Key Concepts for Teaching Sustainability

What are the essential concepts that students in various disciplines should learn? How do concepts from different subject areas overlap? Where are the opportunities for teaching about sustainability across all disciplines?

These questions were addressed by faculty at the workshop, Systems, Society, Sustainability and the Geosciences, held in July 2012. Workshop participants worked with others in their discipline to generate a list of key concepts that are essential for students to learn and also allow opportunities to bring sustainability into the curricula.

Goal of this activity:
Integrate sustainability concepts, skills, and habits of mind part of courses in ways that have curricular integrity and "standing" – both for faculty members and students.

Key concepts common to many disciplines (compiled from all of the groups)

  • Systems thinking and the relationship between systems
  • Energy flow


  • Understand Earth through repeatable observations
    • show how to think and act like a geologist
    • careful observation of natural systems helps us understand processes and interactions within those systems


  • Interconnectedness, connectedness: emphasis on relationships (people and environment, different places, different systems)
  • Importance of place and scale: sustainability will look different in different places (physical and social environments vary); sustainability will also "look different" and need to have different emphases based on scale (global vs. regional vs. local)

Environmental Studies

  • Systems thinking: everything is connected, in context, and interrelated
  • Interdisciplinarity: no sustainability problem comes from a single discipline, and no solution will either

Environmental Science and Sustainability Science

  • Basic principles: (1) Principles of ecosystem sustainability; (2) Nutrient cycling in human & natural systems; (3) Energy flow in natural systems; (4) Population growth models

Engineering and Technology

  • Supply and demand - balance, optimization
  • Risk and reliability - design criteria (e.g., sizing, resistance, capacity), disaster planning and mitigation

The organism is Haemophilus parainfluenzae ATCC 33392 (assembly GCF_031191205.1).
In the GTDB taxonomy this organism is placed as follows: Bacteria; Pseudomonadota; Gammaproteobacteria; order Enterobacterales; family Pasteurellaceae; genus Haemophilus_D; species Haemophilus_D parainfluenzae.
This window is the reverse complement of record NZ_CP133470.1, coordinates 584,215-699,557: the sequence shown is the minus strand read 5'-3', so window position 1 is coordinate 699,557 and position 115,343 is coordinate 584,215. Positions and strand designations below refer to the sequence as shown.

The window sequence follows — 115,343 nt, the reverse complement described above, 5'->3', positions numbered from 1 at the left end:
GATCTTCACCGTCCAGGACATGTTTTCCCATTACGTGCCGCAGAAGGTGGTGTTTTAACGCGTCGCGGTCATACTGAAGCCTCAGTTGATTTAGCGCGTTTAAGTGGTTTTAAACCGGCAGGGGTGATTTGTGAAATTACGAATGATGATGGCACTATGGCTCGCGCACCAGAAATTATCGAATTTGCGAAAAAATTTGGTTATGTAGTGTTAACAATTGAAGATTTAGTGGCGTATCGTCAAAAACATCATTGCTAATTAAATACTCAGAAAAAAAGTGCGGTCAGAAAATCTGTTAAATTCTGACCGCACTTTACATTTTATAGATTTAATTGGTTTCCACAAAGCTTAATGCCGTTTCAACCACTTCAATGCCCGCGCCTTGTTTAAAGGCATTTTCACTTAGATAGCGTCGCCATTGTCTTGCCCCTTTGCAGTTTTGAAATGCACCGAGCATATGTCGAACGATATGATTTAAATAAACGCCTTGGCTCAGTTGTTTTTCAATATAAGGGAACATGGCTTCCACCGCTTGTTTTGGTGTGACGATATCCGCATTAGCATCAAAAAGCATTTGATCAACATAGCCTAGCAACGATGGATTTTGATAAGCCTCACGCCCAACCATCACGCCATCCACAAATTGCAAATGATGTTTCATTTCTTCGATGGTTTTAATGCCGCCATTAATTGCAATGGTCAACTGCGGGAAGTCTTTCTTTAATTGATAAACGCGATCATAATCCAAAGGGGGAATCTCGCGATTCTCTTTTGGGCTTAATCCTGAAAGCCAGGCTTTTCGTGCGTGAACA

• Systems thinking - cradle-to-grave, cradle-to-cradle, life-cycle assessment


  • Atomic structure - isotope abundance: atmospheric composition, fossil fuel tracing, geological aging/historical climates
  • States of matter - energy: dependence on solid, liquid and gas forms of fossil fuels
  • Periodicity - abundance of elements, mineral sourcing (cell phones, lithium batteries, etc.), geo-political stability of sources


  • Diversity of life - relevance to ecosystem resilience globally. It is essential for the resilience of the ecosphere and also for agricultural resilience in an era of monocropping.
  • Unity of life - Precautionary principle: small changes can have unintended, widespread consequences. This has been an issue that has been raised with genetically modified organisms.


  • Scarcity and the coordination of scarce resources with human wants.
  • Production, costs, and technology. E.g. direct vs. indirect costs and internal vs. external costs.
  • Social institutions (rules and norms) shape incentives.
  • Incentives shape the behaviors of consumers, firms, and government.
  • Competitive environments (e.g. firms, consumers, government) impact market outcomes and resource use.

History and Philosophy

  • There are other legitimate ways of knowing outside of the scientific paradigm, that includes our bodies and our histories.
  • Introducing humanistic considerations into the conversation:values, power structures, ideology, etc.
  • Questions about who, what, when, and why are vital in discussing sustainability.